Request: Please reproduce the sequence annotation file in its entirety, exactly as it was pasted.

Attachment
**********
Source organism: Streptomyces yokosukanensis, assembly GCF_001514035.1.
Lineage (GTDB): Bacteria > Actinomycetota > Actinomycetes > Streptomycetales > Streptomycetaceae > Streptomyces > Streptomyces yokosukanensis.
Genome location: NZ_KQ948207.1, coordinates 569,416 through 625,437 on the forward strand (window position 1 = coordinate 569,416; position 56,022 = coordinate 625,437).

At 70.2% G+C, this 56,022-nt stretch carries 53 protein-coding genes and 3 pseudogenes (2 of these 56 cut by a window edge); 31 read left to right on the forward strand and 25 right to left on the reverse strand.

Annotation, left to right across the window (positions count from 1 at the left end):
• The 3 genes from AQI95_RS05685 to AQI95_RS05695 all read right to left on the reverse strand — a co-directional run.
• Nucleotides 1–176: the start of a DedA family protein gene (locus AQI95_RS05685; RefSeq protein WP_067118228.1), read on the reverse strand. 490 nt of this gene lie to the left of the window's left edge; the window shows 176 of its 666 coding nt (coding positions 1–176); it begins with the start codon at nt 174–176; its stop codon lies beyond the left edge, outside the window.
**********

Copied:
Source organism: Streptomyces yokosukanensis, assembly GCF_001514035.1.
Lineage (GTDB): Bacteria > Actinomycetota > Actinomycetes > Streptomycetales > Streptomycetaceae > Streptomyces > Streptomyces yokosukanensis.
Genome location: NZ_KQ948207.1, coordinates 569,416 through 625,437 on the forward strand (window position 1 = coordinate 569,416; position 56,022 = coordinate 625,437).

At 70.2% G+C, this 56,022-nt stretch carries 53 protein-coding genes and 3 pseudogenes (2 of these 56 cut by a window edge); 31 read left to right on the forward strand and 25 right to left on the reverse strand.

Annotation, left to right across the window (positions count from 1 at the left end):
• The 3 genes from AQI95_RS05685 to AQI95_RS05695 all read right to left on the reverse strand — a co-directional run.
• Nucleotides 1–176: the start of a DedA family protein gene (locus AQI95_RS05685; RefSeq protein WP_067118228.1), read on the reverse strand. 490 nt of this gene lie to the left of the window's left edge; the window shows 176 of its 666 coding nt (coding positions 1–176); it begins with the start codon at nt 174–176; its stop codon lies beyond the left edge, outside the window.